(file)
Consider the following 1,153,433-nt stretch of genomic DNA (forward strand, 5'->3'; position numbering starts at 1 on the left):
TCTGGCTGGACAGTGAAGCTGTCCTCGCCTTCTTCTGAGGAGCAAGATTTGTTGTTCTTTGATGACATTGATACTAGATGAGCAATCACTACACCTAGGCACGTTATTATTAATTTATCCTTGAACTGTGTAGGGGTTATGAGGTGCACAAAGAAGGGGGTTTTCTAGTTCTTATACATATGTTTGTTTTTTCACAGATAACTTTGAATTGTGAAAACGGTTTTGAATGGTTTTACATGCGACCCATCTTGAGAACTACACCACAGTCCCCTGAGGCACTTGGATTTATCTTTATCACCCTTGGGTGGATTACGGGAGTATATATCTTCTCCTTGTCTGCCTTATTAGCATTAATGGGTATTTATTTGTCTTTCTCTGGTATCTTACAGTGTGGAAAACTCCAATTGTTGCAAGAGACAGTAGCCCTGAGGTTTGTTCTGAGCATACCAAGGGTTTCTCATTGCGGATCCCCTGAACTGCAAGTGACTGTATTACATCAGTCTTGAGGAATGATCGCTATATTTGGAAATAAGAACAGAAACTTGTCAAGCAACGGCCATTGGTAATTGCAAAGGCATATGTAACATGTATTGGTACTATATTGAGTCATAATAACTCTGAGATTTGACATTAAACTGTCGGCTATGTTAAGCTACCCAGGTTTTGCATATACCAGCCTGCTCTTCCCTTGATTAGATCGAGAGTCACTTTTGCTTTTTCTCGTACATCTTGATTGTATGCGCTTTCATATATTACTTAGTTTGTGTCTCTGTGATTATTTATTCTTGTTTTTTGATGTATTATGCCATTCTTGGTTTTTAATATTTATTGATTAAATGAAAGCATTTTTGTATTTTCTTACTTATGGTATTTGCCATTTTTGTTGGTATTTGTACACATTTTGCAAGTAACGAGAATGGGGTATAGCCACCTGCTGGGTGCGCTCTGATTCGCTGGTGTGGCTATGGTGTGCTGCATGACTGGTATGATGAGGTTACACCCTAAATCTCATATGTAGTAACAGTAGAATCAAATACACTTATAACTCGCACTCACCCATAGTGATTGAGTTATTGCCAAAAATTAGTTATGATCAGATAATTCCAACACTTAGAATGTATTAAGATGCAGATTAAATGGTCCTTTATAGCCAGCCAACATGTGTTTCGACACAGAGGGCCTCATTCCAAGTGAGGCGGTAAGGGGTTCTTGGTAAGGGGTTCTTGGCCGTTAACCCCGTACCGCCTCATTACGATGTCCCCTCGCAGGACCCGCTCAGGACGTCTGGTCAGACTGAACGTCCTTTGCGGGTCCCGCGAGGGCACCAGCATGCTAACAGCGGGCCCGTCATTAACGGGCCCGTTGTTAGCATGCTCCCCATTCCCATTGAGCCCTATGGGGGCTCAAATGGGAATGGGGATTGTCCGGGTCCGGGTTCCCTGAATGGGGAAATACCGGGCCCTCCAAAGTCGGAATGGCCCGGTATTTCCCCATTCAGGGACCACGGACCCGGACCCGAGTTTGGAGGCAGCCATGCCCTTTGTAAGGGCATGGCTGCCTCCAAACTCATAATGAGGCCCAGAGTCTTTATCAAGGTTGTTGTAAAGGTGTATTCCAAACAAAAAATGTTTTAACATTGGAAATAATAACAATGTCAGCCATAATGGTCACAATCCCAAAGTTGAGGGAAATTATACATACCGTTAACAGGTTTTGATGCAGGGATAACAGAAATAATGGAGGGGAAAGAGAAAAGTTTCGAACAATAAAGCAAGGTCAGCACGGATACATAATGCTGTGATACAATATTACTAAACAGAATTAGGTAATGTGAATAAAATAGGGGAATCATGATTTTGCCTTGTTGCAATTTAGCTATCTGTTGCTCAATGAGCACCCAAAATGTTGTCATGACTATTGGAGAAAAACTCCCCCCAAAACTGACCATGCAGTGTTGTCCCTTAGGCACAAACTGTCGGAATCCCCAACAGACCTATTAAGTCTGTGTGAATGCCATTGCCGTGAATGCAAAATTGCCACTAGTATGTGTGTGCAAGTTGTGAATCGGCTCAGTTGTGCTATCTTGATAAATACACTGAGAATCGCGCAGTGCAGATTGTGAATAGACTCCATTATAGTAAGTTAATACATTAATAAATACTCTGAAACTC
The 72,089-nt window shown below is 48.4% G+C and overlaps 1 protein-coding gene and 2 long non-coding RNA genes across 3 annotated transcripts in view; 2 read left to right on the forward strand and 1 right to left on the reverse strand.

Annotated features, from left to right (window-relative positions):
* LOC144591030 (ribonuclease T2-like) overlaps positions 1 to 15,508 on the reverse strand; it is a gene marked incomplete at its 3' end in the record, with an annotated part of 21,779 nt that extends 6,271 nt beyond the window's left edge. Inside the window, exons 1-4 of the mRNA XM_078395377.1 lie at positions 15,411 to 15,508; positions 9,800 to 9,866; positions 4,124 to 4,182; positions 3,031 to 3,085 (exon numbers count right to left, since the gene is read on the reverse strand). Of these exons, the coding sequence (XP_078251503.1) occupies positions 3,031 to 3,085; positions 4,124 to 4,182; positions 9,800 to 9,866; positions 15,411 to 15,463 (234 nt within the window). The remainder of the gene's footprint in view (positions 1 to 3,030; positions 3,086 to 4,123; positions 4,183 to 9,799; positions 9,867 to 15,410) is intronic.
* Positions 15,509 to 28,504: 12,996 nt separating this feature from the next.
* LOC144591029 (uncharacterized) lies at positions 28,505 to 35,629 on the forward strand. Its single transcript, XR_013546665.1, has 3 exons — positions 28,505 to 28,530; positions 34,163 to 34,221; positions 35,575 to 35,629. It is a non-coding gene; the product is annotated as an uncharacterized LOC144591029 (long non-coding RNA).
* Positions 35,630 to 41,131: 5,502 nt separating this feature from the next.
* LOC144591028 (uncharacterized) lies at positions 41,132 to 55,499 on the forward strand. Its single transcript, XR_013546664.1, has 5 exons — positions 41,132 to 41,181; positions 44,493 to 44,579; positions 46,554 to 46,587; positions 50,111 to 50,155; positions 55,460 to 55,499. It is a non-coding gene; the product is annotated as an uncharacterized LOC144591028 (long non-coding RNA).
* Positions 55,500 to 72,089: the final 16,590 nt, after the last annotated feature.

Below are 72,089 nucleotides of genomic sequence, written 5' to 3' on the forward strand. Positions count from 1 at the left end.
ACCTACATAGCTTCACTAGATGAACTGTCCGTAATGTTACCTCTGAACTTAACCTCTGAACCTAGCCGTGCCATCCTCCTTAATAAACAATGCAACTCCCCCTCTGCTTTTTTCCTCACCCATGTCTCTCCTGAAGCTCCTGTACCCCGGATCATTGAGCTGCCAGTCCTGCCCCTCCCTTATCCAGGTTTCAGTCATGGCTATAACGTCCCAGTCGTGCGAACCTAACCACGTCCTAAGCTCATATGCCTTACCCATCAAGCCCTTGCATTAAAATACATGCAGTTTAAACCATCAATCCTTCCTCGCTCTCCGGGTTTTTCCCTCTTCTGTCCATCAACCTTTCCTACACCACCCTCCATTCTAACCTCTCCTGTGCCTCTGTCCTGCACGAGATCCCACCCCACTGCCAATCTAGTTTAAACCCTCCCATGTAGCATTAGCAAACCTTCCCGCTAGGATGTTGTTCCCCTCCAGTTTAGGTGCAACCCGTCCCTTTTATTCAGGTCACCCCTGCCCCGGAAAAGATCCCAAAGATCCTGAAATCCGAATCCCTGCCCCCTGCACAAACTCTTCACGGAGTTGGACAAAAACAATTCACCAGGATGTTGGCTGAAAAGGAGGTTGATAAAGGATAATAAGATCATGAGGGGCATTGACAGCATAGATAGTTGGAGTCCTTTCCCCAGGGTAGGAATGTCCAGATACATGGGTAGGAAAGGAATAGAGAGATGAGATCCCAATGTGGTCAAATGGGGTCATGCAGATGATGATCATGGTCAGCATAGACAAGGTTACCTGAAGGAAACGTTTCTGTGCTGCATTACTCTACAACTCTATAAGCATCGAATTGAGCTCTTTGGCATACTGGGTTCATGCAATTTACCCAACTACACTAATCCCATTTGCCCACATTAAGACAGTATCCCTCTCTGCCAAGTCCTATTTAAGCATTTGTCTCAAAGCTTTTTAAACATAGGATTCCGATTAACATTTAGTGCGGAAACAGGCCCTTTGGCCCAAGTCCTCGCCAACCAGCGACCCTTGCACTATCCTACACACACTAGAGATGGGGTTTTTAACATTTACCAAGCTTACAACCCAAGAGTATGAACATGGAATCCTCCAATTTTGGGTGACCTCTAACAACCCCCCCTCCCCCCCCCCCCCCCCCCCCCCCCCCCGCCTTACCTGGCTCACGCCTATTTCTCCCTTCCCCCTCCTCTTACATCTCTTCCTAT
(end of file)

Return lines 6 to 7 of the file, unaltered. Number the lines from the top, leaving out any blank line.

* Positions 15,509 to 28,504: 12,996 nt separating this feature from the next.
* LOC144591029 (uncharacterized) lies at positions 28,505 to 35,629 on the forward strand. Its single transcript, XR_013546665.1, has 3 exons — positions 28,505 to 28,530; positions 34,163 to 34,221; positions 35,575 to 35,629. It is a non-coding gene; the product is annotated as an uncharacterized LOC144591029 (long non-coding RNA).